Burn, Baby, Burn!

My candle burns at both ends;
It will not last the night;
But ah, my foes, and oh, my friends–
It gives a lovely light.

-Emily Dickinsen

My candle is burning on one end with a mind-numbing day job that requires me to be up and at’em by 6:00 AM on weekdays.  On the other end, my candle is burning hot and fast with singing obligations:  a lucrative short-term church gig (One of these day’s, I’ll touch on what it’s like to be an outspoken atheist who is frequently employed by churches) which requires a midweek rehearsal and eliminates any chance of sleeping in on Sunday; a fairly ambitious concert of opera scenes that I feel woefully unprepared for; a voice studio recital that should be no big deal, but I’m still majorly stressing about because that’s just what I do.  I’m exhausted and until the check comes in from the church, I’m broke.

With all of this on my mind and weighing down my body, and under the toxic influence of Debbie Voigt’s Wagner and Strauss album,* I walked into this week’s voice lesson.

“I’ve been listening to a lot of big, fat music,” I declared to my teacher.

“Like what?”

“Wagner and Strauss and Turandot.”

“And?”

” . . . and I want to sing it.”

She just laughed.

“Can I sing Es Gibt Ein Reich?”

“You have plenty of time to sing all that stuff later.  You want to be able to sing into your old age, don’t you?”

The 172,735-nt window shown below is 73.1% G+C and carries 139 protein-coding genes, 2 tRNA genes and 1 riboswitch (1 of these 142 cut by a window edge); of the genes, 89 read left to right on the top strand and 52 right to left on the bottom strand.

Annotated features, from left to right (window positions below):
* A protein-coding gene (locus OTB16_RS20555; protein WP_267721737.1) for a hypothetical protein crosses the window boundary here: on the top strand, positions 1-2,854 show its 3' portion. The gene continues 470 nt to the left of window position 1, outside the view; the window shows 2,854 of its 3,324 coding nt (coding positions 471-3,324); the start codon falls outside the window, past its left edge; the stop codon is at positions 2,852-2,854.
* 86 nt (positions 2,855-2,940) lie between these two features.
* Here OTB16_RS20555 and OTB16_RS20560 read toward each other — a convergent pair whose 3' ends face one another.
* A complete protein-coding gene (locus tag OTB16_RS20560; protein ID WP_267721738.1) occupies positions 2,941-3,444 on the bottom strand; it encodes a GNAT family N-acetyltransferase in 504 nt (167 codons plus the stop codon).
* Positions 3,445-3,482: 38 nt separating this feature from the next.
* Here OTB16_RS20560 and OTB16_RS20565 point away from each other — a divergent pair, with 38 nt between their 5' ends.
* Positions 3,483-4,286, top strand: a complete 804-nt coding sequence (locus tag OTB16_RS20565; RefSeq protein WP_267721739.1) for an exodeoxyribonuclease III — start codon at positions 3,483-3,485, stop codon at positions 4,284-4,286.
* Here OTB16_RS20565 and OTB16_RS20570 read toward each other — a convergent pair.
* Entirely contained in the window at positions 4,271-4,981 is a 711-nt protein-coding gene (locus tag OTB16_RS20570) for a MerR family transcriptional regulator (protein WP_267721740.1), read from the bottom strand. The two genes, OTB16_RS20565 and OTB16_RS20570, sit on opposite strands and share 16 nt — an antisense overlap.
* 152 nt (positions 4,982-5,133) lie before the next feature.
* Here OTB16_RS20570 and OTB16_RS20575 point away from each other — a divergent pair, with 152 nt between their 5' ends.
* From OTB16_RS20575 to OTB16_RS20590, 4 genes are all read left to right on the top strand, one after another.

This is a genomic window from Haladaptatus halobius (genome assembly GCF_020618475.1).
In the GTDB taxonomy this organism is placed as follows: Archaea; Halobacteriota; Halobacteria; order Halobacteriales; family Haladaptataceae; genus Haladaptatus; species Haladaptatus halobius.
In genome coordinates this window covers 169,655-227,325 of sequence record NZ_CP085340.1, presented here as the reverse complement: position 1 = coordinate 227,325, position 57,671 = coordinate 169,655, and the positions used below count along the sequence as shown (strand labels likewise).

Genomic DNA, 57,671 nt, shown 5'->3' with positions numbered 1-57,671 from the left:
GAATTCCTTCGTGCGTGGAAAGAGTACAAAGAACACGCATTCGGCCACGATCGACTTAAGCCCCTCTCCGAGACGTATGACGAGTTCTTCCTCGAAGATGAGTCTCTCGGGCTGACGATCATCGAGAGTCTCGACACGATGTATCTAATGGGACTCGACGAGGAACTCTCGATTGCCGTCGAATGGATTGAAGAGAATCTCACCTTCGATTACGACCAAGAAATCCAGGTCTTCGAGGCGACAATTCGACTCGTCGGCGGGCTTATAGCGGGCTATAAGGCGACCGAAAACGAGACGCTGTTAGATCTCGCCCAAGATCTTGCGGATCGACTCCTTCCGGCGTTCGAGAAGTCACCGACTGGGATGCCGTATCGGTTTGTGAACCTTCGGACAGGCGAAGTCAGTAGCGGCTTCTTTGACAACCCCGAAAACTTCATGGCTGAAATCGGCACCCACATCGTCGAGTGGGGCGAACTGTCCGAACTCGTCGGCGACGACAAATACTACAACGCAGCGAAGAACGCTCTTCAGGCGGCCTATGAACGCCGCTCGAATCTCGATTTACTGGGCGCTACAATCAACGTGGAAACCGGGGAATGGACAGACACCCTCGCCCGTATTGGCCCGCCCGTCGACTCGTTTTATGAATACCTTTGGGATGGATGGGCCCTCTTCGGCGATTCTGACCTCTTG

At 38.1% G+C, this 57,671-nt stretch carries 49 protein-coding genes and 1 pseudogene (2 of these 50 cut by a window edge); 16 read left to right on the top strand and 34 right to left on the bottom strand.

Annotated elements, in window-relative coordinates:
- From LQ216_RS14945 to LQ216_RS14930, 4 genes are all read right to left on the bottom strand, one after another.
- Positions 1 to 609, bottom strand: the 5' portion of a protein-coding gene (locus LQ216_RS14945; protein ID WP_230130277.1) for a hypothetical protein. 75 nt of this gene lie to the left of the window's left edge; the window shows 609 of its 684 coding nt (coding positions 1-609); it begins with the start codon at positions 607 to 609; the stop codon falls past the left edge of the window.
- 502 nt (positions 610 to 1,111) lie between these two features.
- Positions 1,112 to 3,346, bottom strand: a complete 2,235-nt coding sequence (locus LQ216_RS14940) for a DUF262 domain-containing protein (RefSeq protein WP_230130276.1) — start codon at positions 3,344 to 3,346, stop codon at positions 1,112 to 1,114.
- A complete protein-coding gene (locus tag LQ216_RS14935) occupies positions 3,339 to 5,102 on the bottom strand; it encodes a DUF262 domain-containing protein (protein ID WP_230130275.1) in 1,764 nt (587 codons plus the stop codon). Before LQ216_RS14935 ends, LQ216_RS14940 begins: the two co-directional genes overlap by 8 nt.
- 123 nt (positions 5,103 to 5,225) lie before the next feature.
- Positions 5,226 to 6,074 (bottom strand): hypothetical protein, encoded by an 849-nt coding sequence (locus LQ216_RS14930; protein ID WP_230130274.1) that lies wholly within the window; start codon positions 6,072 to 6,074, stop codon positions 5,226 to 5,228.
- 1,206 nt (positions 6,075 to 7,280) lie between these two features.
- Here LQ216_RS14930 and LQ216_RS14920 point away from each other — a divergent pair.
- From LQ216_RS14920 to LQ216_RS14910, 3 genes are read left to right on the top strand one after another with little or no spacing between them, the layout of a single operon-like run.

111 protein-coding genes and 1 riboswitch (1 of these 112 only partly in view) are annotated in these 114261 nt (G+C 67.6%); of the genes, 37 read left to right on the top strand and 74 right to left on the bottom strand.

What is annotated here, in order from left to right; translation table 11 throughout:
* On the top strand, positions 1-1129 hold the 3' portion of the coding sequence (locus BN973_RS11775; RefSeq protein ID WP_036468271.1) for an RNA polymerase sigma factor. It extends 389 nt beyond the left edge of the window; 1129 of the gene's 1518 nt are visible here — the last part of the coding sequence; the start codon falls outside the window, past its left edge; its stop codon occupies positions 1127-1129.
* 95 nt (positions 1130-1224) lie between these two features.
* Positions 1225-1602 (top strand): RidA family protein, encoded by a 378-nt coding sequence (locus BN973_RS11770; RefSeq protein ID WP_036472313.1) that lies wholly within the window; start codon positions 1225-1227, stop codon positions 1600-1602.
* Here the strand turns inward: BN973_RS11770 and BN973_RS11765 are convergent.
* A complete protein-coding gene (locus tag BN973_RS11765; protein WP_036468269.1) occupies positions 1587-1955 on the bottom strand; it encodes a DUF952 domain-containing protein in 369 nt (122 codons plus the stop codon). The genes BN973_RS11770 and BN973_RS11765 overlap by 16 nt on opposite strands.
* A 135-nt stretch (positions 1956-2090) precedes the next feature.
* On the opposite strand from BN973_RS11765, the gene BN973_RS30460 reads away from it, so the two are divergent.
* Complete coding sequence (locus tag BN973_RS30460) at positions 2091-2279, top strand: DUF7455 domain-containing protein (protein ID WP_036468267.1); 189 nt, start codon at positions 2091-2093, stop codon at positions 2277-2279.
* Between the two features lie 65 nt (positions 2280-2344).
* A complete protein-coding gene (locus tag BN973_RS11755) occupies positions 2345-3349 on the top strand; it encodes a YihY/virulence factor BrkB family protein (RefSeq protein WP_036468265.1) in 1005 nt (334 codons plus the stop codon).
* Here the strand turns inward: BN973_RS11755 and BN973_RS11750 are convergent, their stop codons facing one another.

I accepted defeat while grumbling something about Es Gibt not even being that heavy.  My relationship with my voice teacher (who will no doubt read this, so I want to make it clear, even as I whine, that I love her, she is an excellent teacher, and my singing was awful before I met her.) is kind of like my relationship with my mother (who will also read this, and who I also love):  I often hate what she has to say to me, and she is always right.

I spent most of the lesson thinking about the hating what she has to say to me part, and forgetting the part about her being right.  In an effort to figure out what the heck I’m going to sing in her recital next week, I banged through four or five arias, pushing back against her admonishment to not sing emotionally, but to sing technically and trust that the emotion will come through.  This has been my greatest struggle as a singer:  always thinking that I have to do something to affect my singing, to make it pretty.  What I always find is that when I stop trying so hard and thinking so much and just let my voice do it’s thing, that’s when my singing is at its best.

Letting go.  Submitting.  Resisting the urge to control evrerything.  Is there anything more difficult?

*Say what you will.  I’m Team Debbie for life.

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